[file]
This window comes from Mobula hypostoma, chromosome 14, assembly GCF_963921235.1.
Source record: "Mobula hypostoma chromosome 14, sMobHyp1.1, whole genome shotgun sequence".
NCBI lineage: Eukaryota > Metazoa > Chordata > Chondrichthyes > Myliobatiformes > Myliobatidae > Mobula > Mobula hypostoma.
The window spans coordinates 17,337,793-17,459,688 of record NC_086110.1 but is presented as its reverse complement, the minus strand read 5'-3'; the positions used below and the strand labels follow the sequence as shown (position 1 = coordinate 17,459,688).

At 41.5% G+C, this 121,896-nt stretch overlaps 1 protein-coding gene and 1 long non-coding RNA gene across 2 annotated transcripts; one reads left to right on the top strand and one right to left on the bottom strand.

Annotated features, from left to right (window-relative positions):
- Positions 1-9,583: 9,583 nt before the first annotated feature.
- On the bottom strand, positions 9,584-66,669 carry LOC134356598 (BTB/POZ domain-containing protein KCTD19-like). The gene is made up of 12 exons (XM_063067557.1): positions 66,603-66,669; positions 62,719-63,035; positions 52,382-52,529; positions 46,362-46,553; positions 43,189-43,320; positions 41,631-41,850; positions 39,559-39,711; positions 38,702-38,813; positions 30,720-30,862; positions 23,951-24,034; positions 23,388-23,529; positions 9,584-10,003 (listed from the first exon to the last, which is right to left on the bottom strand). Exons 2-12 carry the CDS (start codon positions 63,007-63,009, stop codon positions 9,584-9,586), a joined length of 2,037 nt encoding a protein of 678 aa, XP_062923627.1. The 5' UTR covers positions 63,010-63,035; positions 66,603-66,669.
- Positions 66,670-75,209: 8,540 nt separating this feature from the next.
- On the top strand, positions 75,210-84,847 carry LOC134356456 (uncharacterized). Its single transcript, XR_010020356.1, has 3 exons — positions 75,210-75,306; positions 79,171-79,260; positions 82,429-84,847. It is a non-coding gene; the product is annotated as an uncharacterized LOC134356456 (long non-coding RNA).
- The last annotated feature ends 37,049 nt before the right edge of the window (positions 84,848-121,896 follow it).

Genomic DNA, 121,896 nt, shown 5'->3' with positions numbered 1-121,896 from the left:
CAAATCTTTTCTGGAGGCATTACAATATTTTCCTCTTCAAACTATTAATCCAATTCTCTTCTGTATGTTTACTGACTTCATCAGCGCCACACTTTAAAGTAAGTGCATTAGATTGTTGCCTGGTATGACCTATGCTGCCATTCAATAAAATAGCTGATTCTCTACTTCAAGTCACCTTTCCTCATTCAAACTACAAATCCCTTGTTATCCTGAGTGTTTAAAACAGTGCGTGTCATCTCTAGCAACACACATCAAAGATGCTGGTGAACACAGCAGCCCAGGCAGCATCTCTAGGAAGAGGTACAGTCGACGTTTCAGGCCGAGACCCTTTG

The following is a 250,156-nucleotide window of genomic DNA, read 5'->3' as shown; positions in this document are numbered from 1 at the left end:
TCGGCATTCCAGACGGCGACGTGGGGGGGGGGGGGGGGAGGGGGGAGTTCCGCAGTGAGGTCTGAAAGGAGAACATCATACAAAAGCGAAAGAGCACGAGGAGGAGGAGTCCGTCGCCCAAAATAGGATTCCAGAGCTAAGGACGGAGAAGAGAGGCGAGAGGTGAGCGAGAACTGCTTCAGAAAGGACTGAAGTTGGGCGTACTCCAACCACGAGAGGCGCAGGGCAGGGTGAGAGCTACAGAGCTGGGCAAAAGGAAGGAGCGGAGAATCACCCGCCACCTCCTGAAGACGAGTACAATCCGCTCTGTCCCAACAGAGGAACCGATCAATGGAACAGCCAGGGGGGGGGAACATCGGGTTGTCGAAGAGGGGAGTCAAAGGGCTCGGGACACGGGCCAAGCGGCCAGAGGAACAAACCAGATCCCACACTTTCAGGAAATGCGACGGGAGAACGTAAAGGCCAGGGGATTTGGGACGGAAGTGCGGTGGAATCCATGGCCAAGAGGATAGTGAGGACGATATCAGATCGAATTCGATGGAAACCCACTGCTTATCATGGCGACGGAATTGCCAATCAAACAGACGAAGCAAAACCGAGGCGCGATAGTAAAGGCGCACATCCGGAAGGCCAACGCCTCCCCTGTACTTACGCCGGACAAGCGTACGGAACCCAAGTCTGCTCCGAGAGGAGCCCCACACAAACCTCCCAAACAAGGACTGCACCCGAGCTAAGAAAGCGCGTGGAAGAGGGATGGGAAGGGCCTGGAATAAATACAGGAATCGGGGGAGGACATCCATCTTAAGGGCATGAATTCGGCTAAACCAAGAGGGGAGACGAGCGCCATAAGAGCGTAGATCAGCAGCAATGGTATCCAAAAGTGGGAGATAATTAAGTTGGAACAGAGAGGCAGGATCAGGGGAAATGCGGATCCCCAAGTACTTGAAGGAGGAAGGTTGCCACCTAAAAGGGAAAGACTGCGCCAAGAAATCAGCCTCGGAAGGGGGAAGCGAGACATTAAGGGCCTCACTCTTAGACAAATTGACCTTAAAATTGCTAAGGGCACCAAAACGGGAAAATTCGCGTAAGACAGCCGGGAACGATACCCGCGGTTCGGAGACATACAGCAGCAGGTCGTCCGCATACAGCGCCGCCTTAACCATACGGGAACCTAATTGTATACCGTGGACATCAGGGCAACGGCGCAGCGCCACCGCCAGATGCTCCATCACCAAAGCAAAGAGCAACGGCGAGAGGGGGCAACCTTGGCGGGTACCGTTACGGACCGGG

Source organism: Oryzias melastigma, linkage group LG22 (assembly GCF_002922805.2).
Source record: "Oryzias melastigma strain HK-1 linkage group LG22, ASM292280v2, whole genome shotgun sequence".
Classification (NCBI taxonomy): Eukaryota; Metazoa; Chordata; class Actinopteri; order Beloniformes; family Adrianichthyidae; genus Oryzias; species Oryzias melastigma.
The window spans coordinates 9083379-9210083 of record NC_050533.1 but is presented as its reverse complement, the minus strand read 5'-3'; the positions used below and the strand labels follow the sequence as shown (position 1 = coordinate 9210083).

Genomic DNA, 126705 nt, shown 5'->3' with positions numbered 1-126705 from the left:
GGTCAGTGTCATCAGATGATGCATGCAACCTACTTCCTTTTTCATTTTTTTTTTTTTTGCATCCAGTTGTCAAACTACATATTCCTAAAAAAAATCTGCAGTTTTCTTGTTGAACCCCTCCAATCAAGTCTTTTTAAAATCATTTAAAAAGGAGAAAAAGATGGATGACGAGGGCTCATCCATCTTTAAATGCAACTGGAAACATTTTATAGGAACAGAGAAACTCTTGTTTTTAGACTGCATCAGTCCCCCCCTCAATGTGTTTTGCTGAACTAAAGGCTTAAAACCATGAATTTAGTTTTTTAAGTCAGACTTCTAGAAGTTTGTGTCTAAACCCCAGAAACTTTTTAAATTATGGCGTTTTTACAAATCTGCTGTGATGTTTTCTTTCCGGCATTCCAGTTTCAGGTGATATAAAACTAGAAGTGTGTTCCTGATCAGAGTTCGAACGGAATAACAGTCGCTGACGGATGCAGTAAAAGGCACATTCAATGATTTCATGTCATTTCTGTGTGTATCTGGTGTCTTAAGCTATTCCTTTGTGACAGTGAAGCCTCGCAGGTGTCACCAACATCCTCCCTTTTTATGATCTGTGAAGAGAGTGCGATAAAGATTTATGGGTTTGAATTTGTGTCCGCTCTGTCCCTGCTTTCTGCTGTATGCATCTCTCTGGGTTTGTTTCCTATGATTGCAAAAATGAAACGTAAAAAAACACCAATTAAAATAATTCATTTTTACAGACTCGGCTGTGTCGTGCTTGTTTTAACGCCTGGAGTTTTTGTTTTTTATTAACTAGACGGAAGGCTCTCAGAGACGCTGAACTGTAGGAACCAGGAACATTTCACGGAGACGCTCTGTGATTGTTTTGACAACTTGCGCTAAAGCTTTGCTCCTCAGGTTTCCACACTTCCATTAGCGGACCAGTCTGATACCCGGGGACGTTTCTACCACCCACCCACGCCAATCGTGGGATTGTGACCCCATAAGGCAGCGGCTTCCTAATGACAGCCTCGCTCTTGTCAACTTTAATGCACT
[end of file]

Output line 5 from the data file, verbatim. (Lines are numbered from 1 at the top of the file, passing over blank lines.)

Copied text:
At 41.5% G+C, this 121,896-nt stretch overlaps 1 protein-coding gene and 1 long non-coding RNA gene across 2 annotated transcripts; one reads left to right on the top strand and one right to left on the bottom strand.